Telstra Puts AU$1B Price on Separation

Telstra Corp. Ltd. (ASX: TLS; NZK: TLS) faces a bill of up to 1 billion Australian dollars ($843 million) to implement separation of its wholesale and retail businesses, depending on the outcome of the government review, says the company's CFO, John Stanhope .

The Commonwealth review includes a discussion paper calling for submissions from participants on the general telecom environment and the role of Telstra, the formerly government-run telco, in particular. Tesltra's separation has come up as the government wants to construct a National Broadband Network (NBN), which could use some Telstra facilities.

Telstra expects an outcome from the review, including any possible legislation, by the end of the year, and CEO David Thodey says Telstra understands the need for equivalence and transparency and needs, more than anything else, regulatory certainty.

However, the telco is preparing for a range of outcomes from the implementation of an adjudicator, which was actually part of its own submission, to that plus-transfer pricing, or that plus-transfer pricing plus partitioned systems.

"As you go up those forms of separation, it costs you more, and it takes you longer," Stanhope says.

Putting numbers on the scenarios, Stanhope says a separation "lite" model, along similar lines to Telecom New Zealand Ltd. (NYSE: NZT; New Zealand: TEL), with just transfer pricing, would cost the company 4 cents per share, or a total of AU$500 million ($522 million) and take a year to implement.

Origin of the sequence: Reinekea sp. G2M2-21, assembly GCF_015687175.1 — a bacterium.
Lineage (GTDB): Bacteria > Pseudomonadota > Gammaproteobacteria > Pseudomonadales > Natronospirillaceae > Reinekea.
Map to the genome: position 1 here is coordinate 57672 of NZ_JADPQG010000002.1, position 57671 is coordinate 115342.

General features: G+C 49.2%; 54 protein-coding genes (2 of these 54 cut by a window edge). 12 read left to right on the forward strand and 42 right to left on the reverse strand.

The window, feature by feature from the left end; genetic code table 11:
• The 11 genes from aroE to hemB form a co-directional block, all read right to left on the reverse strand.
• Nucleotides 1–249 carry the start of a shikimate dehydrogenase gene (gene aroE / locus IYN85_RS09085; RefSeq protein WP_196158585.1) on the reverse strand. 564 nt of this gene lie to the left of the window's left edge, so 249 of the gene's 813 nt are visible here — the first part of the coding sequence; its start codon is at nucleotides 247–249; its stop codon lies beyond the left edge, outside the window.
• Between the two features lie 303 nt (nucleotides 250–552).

At the higher end of the scale, with a greater level of functional separation along the lines of that undertaken by BT Group plc (NYSE: BT; London: BTA), the separation would cost 10 cents per share, or an initial cost of between AU$800 million (AU$675 million) and AU$1 billion ($843 million). It will also incur ongoing costs of AU$50 million ($42 million) to AU$100 million ($84 million) a year, he says.

The timing and commonality of issues, particularly around the usage of Telstra copper network, means that the review and the National Broadband Network (NBN) are inextricably linked. Stanhope though is adamant that any decision on separation should not impact on the NBN development. It shouldn't be a "distraction from what we know is the main game -- the NBN," he says.

And even though full structural separation is not amongst the scenarios Stanhope has modeled, Thodey says, "Nothing is off the table," and all options for Telstra regarding Australia's NBN are open.

"Nothing is unthinkable, but everything has a price," he says. This was his answer to a question about whether the structural separation of Telstra's copper network as part of the NBN, as suggested by some of Telstra's competitors, would be considered by Telstra. However, as far as Telstra is concerned, the bottom line remains the value of any NBN involvement to shareholders.

The saga of Australia's FTTx NBN has already gone through many twists and turns, beginning with Telstra's disqualification from the original bidding process on a technicality. (See Telstra Dumped From FTTx Project.)

This was followed by a U-turn when the government couldn't find a suitable bidder, and the creation of a separate NBN company, which is now headed by Mike Quigley, formerly president and COO of Alcatel. (See Australia Unveils $31B FTTP Plan and Quigley Named NBN Chief.)

Now back in the game, Thodey says that Telstra is in active and productive dialogue with the government and that Telstra has "got to be at the table to get some agreement." He continues saying that the issues are very complex and there are still lots of decisions to be made including: the type of network, how it will be rolled out, how to finance it, and how to service it. The key determinants are now the implementation study, which will take six to nine months, and that the timetable will be driven by the government.

— Catherine Haslam, Asia Editor, Light Reading

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